“Plants give us oxygen for the lungs and soul”- Linda Solegato

I can’t think of a more important time in our history to focus on reducing stress and to clean toxins out of the air in our homes. While it is true it will not solve the pandemic or stop the virus, cleaning the air will create a healthier home overall. Plants have the ability to add oxygen to revitalize air quality. It’s also a good idea every so often to open a few windows to let in some fresh air in.

The Environmental Protection Agency (EPA) and other agencies recognize indoor air pollution as a huge problem. Sometimes construction materials like particle board, foam insulation and plastics contain harmful chemicals. However, more concerning are the paints, varnishes, household cleaners and adhesives that are found in our homes. They contain a mixture of harmful chemicals, and these chemicals can cause or even exacerbate a number of health issues. Air filters do help in particulate matter, like dust and pollen but they don’t catch harmful compounds. The good news is we can adapt our environment simply by adding some greenery to our homes.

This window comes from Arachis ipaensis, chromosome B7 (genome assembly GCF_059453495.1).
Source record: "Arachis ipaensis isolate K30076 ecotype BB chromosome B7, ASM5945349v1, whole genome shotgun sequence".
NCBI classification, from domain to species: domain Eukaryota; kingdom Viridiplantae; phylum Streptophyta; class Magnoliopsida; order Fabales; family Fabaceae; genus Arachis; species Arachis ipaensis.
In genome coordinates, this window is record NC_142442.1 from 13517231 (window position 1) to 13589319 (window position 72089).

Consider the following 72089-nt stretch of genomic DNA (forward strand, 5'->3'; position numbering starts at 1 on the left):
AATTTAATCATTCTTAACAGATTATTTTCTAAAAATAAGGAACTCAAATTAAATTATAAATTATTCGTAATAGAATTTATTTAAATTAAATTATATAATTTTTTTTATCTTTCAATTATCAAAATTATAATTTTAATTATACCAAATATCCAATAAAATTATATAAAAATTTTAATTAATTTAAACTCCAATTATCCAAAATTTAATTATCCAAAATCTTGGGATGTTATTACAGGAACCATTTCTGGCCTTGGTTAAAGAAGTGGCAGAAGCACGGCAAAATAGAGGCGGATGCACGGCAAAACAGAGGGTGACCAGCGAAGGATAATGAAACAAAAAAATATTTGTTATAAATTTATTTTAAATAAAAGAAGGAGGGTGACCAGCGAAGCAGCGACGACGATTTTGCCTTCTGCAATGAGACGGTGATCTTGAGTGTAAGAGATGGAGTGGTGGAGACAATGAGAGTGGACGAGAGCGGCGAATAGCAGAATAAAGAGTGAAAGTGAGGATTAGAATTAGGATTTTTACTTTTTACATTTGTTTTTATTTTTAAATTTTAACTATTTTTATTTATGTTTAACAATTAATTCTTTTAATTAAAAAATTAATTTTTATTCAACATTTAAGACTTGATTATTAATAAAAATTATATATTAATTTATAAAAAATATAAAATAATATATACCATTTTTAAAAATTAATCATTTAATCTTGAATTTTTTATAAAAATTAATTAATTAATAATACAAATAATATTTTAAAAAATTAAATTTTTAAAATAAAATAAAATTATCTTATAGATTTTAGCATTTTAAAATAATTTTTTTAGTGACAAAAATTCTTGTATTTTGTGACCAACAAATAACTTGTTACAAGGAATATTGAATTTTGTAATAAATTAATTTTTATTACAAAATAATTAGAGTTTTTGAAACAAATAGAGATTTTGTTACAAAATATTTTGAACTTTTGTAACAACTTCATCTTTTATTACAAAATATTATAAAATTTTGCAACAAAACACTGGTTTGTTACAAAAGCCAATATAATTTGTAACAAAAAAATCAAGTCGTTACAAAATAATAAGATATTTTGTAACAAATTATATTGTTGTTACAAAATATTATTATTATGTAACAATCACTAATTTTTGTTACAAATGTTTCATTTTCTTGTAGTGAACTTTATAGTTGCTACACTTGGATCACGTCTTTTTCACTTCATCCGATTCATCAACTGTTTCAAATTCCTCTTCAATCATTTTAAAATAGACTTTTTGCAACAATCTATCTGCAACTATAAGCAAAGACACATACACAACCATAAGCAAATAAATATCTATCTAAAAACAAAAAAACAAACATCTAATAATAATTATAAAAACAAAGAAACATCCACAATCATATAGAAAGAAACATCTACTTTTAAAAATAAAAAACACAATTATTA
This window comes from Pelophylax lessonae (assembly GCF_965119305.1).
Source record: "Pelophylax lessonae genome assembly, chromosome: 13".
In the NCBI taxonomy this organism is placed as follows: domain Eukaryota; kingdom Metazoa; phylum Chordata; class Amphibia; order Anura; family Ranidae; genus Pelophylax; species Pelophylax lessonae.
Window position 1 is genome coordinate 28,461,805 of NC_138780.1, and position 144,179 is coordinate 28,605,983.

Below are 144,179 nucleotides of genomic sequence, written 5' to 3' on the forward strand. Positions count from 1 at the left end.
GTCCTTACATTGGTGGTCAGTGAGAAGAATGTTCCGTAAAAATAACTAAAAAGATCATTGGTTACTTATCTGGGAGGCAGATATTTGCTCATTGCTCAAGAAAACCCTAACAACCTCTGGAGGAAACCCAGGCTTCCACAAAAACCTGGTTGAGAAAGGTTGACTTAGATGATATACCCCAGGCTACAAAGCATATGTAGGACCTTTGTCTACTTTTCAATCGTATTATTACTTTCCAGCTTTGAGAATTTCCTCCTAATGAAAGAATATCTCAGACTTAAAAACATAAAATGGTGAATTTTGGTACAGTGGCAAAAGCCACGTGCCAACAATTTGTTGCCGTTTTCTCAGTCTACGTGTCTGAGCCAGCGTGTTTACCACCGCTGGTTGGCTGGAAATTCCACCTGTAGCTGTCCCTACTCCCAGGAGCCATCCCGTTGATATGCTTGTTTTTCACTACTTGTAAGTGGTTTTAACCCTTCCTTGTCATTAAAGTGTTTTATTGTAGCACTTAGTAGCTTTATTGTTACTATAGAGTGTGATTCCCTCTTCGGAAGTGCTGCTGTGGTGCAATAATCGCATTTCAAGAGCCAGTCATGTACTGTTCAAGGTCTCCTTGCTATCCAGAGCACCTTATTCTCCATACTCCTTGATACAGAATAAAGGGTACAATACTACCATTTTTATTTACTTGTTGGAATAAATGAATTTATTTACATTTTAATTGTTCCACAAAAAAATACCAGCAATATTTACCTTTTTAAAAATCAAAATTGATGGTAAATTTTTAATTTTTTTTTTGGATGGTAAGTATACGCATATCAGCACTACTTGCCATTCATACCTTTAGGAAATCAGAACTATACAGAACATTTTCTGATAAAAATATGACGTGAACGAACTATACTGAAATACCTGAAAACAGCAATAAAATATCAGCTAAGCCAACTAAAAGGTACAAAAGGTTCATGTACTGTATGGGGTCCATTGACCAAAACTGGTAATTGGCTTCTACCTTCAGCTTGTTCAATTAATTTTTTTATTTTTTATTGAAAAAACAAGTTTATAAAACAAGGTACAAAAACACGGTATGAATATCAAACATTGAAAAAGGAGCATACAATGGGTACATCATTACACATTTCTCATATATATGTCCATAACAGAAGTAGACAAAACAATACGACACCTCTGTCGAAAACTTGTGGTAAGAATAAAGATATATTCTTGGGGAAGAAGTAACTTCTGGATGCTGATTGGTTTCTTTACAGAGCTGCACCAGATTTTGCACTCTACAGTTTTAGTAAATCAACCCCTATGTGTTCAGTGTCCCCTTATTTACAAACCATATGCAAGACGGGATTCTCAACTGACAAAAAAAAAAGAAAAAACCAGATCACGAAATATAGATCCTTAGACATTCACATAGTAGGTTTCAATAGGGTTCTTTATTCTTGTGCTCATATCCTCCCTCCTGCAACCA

A German study on air purification found Sansevieria (Snake plant) “clears the air of household cleaner smells …can detoxify a 100- cubic-foot room laden with formaldehyde in six hours. In the bathroom, it will thrive on low light and humidity while filtering the air.”

In addition to Sansevieria there are many other houseplants that are easy to grow. There are plants for a warm and sunny areas, low light situations as well as ones that require very little watering. Dracaena, Philodendron, Schefflera, and Peace lily are good selections of low maintenance plants. A well-lit location for succulents and Aloe Vera will also improve your air conditions. The greenery soaks up the chemicals so the next time you’re thinking about healthy living think plants, plants and more plants!

Non-toxic Plants for Pets

It is not recommended to give your pet any house plants, so try to keep them out of reach. There are many creative options you can try, like using netting on shelving or floating wall shelves. Likewise, a few hanging plants will add a little flair to your living room. A few pet friendly non-toxic plants are American Violet, Spider Hanging Plant, Christmas Cactus, Boston Fern, Tradescantia Zebrina and Bamboo but there are many more. Additionally, if you grow the plants organically, you’ll be keeping away from the pesticides which could lead to harmful toxins to the air or harm your furry friends.

Written by Karen Smith, Lane Forest Products Plant Specialist